The Cost of Change: for Banks, Organisational Change Is Key to Navigating Digital Disruption

  • Jean-Pierre Ullmo, VP EMEA Sales at Changepoint

  • 07.02.2017 07:15 am
  • Banks

Financial services is going through a period of wholesale change, from traditional high-street banks to plucky challengers. These days, competitiveness comes down to an organisation’s ability to evolve with market demands. And the effects are seen everywhere, from traditional financial powerhouses like Lloyds and Barclays closing branches and embracing an increasingly digital approach, to innovative challengers like Metro Bank rolling out new digital banking platforms.

Change is not optional. But in an industry where compliance is essential and security overshadow innovation, it’s easier said than done. Not only does change require cultural acceptance, it requires key infrastructure changes. If systems are not agile, neither are processes—increasing the likelihood that projects will be slow and difficult to complete, and ultimately decreasing project success rates.

It sounds daunting but, with the right steps, financial services organisations can ensure they’re agile enough to weather disruption:

1. Get the right communication tools in place

Our recent survey of more than 1,200 IT project decision makers and managers revealed that 31 per cent lack tools for managing communication across teams and projects. Almost half (49 per cent) cited communication, intra and inter-departmental, as the most difficult aspect of project management. Agile project managers had the most challenges—60 per cent struggle with communication.

Effective, real-time communication is essential for managing change initiatives. These tools lay the foundation for project execution. Many financial institutions have a long history, so breaking siloes won’t be easy. However, efforts to improve communication fluidity between team members, departments, and across locations will help. Open communication broadens the pool of shared knowledge and standardizes organizational best practices, and offers key context for decision-making. Opening lines of communication will benefit financial services organisations and pay dividends in the long term by ensuring more projects end successfully, and knowledge is shared across the organisation.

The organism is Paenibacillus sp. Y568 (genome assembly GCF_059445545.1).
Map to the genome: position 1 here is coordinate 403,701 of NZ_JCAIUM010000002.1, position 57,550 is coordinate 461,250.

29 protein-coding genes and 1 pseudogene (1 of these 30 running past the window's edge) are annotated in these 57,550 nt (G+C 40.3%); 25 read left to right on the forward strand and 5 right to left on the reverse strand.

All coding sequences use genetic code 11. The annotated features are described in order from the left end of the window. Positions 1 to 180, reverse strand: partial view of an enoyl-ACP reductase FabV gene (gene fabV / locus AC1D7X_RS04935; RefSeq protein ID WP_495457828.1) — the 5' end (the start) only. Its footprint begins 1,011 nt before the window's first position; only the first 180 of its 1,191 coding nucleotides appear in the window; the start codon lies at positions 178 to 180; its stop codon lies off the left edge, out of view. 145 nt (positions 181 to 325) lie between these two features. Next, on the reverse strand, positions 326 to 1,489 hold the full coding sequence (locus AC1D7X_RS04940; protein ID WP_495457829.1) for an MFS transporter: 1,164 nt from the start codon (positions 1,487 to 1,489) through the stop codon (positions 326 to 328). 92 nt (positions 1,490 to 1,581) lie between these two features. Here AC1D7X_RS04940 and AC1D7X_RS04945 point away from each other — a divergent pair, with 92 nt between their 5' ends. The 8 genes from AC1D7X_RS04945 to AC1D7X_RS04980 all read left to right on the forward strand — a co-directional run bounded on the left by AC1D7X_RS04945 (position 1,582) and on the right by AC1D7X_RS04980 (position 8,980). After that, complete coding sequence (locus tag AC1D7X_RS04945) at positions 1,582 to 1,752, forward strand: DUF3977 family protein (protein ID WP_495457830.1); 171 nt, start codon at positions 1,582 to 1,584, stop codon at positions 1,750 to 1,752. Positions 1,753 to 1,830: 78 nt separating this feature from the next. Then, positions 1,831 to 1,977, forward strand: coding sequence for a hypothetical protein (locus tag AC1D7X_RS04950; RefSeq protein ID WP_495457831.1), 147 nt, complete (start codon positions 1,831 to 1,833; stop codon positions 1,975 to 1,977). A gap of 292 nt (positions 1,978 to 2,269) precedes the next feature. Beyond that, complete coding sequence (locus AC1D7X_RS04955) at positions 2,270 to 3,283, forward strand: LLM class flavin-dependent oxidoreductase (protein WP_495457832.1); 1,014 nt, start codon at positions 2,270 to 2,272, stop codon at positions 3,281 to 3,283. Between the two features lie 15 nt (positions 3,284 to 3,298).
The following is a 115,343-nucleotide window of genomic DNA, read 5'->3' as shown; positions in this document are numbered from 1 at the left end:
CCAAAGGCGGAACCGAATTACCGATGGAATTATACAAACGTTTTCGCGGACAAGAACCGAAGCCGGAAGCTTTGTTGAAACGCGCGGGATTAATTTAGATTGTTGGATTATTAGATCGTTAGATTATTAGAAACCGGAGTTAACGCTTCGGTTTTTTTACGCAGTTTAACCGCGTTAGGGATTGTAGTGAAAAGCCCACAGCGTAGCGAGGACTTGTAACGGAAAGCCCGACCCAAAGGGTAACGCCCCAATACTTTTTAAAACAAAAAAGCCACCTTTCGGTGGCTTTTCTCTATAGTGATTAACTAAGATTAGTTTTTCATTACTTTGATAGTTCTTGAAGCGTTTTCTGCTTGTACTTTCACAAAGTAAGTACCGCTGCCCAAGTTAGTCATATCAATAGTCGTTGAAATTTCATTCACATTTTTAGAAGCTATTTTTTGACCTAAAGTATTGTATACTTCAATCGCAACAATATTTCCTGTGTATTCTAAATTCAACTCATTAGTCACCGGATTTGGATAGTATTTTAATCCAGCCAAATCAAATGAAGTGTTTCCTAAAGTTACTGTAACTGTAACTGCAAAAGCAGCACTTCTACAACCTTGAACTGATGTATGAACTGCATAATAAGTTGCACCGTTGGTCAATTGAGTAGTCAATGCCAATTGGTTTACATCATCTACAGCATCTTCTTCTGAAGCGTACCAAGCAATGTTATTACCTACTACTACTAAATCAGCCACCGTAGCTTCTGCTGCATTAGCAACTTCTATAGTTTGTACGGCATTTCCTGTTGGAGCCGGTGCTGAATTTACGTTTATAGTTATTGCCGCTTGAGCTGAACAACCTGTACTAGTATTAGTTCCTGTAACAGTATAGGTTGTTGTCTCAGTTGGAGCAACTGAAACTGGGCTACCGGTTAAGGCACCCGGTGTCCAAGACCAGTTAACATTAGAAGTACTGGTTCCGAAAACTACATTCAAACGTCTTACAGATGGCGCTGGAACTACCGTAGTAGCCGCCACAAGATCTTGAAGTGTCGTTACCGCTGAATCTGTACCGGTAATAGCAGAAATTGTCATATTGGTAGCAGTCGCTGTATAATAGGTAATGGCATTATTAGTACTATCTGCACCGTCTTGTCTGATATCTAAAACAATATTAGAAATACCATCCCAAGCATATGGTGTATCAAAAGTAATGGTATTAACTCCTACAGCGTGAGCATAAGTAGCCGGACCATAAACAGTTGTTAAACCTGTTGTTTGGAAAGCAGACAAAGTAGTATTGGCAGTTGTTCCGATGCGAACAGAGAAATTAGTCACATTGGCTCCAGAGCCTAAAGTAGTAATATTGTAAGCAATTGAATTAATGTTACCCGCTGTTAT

2. Don’t waste time managing workloads and schedules

Our research found that 65 per cent of project managers spend more than three hours a day managing people, and 55 per cent spend three hours a day establishing and managing processes. Whether they have a Project Management Office (PMO) or other departments in charge of projects, organizations must carefully guard time to avoid wasted hours.

With 28 per cent of project managers still relying on spreadsheets, it’s no wonder so much time is spent managing people, processes, and administrative tasks. If your organisation relies on spreadsheets and manual processes to manage projects, gaining business agility will be elusive if not impossible. Instead, project teams and PMOs should rely on systems that automate data entry, updates, and workflow—enabling teams to use real-time information and save time, not waste it.

3. Make sure you can manage multiple projects at the same time

Disruption is chaotic. Tackling it on multiple fronts becomes more so if your infrastructure and processes are spread across disparate systems. Yet, we found that most organisations still rely on a patchwork of outdated legacy systems, including multi-tenant SaaS, hosted software, on premise software, proprietary systems, and manual spreadsheets to manage project tasks and information.

Without a collective means for managing projects and resources, nimble execution is compromised and places organisations at risk. To manage multiple (successful) projects, you need one connected system for project management, portfolio management, and resource management. Instead of sifting through disparate information, a unified platform supports business agility—succinctly delivering actionable, up-to-date insights.

As with any area in financial services, projects need to be tracked for regulatory and compliance reasons. An integrated project portfolio management (PPM) solution automatically aggregates data and reduces time spent organizing and creating a clear paper trail to demonstrate regulatory and compliance requirements have been met. PPM systems also highlight potential problems so they can be rectified before they have a damaging effect. The risks of not being compliant when putting in place new, digital systems is not something you want to gamble with given the levels of investment involved.

Winning your battles

The hard truth is, at any moment, banking organizations are likely either disrupting or being disrupted. Building a successful organization in today’s business climate demands agility and nimbleness. Yet, agility will be an ongoing struggle for organizations lacking effective work and communication management tools.

Now is time to take action, to embrace open communication and connect disparate project and resource management systems. Digitising and enabling real-time insight must be a priority. Those who continue working in spreadsheet-dominated, manual worlds will continue to suffer from slow, incomplete and confusing business analytics. In this world, banks who continue to do ‘business as usual’ are set up to fail when faced with ‘evolve or dissolve’ situations.

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